NZ government’s impulsive firearm confiscation an unnecessary waste of taxpayer $

A waste & an injustice

Sporting Shooters Association President Neville Dodd says “The release of the Royal Commission report on the Christchurch Mosque atrocity proves very clearly that the government’s impulsive response of firearm confiscation was an unnecessary waste of taxpayer dollars and a gross injustice to the 248,764 properly vetted firearms licence holders, who have been vilified and victimized by government and by police.”

“If only the Government had the common sense to wait for the Royal Commission’s report or at least listened to us they would have known that the atrocity was not a failure of the legislation but rather of the police administration of that legislation” he said.

Police administrative failures

Examples of this are scattered right through the Commission’s report but particularly in Part 5 where the Commission explicitly says:

⦁ District firearms staff are given limited initial training and, in recent years, no ongoing training and current training standards are outdated and inconsistent across New Zealand Police.
⦁ Licensing staff are not trained to go beyond what is in the Firearms Licence Vetting Guide.
⦁ The unusual nature of the individual’s firearms licence application was not appreciated.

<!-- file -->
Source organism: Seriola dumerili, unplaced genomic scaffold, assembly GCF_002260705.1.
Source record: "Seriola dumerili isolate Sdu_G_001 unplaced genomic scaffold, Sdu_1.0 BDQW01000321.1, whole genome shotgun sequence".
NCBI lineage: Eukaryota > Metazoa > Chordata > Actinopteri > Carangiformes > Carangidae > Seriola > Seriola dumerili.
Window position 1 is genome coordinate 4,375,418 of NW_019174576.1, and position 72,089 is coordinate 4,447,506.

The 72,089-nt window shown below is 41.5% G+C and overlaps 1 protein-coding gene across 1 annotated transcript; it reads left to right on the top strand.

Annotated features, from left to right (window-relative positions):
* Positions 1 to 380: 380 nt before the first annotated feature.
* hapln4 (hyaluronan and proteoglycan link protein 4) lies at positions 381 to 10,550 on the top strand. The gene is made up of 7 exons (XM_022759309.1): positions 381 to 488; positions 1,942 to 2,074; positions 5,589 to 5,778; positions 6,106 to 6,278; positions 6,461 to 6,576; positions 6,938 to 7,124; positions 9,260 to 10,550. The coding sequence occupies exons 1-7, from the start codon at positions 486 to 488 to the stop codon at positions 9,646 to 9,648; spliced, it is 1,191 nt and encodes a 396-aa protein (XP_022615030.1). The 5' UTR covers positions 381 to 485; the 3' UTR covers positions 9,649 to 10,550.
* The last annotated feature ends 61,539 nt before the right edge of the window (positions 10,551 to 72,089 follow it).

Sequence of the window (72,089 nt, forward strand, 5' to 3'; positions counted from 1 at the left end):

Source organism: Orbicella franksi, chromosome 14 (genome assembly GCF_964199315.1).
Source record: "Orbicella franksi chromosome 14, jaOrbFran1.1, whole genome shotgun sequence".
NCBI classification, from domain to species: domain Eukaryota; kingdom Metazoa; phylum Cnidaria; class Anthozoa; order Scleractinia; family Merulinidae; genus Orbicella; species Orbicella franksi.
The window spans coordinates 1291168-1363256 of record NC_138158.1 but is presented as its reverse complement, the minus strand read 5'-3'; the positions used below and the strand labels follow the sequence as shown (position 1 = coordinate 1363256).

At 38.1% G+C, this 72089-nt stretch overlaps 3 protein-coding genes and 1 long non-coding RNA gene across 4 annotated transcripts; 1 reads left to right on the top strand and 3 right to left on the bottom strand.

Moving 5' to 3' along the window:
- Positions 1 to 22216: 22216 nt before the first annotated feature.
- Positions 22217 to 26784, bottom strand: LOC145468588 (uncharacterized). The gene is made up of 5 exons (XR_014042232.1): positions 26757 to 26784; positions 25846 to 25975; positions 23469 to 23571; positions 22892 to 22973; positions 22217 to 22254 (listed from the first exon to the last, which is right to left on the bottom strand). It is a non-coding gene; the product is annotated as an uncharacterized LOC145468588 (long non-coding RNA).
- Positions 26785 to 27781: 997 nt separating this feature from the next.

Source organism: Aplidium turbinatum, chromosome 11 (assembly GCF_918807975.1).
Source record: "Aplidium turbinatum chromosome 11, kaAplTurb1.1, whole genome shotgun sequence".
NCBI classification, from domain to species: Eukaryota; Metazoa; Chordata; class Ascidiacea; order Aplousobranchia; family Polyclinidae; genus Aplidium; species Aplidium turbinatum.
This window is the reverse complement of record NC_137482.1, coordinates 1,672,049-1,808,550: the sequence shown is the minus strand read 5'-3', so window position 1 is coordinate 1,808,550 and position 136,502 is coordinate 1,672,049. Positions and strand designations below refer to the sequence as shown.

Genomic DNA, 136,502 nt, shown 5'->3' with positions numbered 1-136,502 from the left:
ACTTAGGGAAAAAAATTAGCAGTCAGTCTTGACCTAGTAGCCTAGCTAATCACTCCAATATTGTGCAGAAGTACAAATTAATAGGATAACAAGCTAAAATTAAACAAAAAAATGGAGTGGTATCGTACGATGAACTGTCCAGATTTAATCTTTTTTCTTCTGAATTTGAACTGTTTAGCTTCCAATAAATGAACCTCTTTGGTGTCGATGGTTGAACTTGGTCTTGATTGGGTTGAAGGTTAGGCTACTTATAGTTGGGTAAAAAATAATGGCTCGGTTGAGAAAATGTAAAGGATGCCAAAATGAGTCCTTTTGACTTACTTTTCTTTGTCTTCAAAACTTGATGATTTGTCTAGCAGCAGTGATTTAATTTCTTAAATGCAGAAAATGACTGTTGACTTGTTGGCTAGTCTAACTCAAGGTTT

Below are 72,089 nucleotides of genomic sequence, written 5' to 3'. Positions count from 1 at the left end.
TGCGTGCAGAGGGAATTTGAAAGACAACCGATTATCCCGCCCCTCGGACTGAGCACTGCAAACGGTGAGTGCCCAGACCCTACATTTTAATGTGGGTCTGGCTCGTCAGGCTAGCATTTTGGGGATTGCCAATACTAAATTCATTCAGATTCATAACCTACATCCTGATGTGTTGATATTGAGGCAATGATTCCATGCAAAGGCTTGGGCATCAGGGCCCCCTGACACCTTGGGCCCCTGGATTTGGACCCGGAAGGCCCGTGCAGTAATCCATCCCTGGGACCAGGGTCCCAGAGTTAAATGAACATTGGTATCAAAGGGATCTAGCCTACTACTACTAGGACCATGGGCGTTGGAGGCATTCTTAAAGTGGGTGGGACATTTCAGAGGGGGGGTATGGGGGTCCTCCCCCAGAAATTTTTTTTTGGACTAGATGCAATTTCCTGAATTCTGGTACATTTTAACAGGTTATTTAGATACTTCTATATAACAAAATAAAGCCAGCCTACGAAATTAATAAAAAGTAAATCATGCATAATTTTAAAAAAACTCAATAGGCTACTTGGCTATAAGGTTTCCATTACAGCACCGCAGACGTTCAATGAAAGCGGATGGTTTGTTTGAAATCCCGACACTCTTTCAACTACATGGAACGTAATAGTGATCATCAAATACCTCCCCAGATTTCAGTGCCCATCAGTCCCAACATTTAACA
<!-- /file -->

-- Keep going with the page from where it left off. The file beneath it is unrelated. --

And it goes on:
⦁ The Dunedin Vetting Officer did not inquire of the individual how well he knew his referees
⦁ The order of interviews did not follow the ordinary process where referees are interviewed before the applicant
⦁ All of those we spoke to who engaged with this issue agreed that this level of interaction between the individual and gaming friend was insufficient to justify using them as a substitute for a near-relative referee. This included experienced members of New Zealand Police.
⦁ We consider the standard licensing practice to which we have just referred is inappropriately limited
⦁ We are of the view that the guidance given by New Zealand Police to licensing staff was inadequate, as was their training.

… and finally and most important of all, the Commission says as its final word on that section of their report:

“We find that New Zealand Police failed to meet required standards in the administration of  the firearms licensing system.”

Who’s responsible?

Clearly the responsibility for the dreadful atrocity rests with police for their incompetence in issuing Tarrant a licence, Dodd says.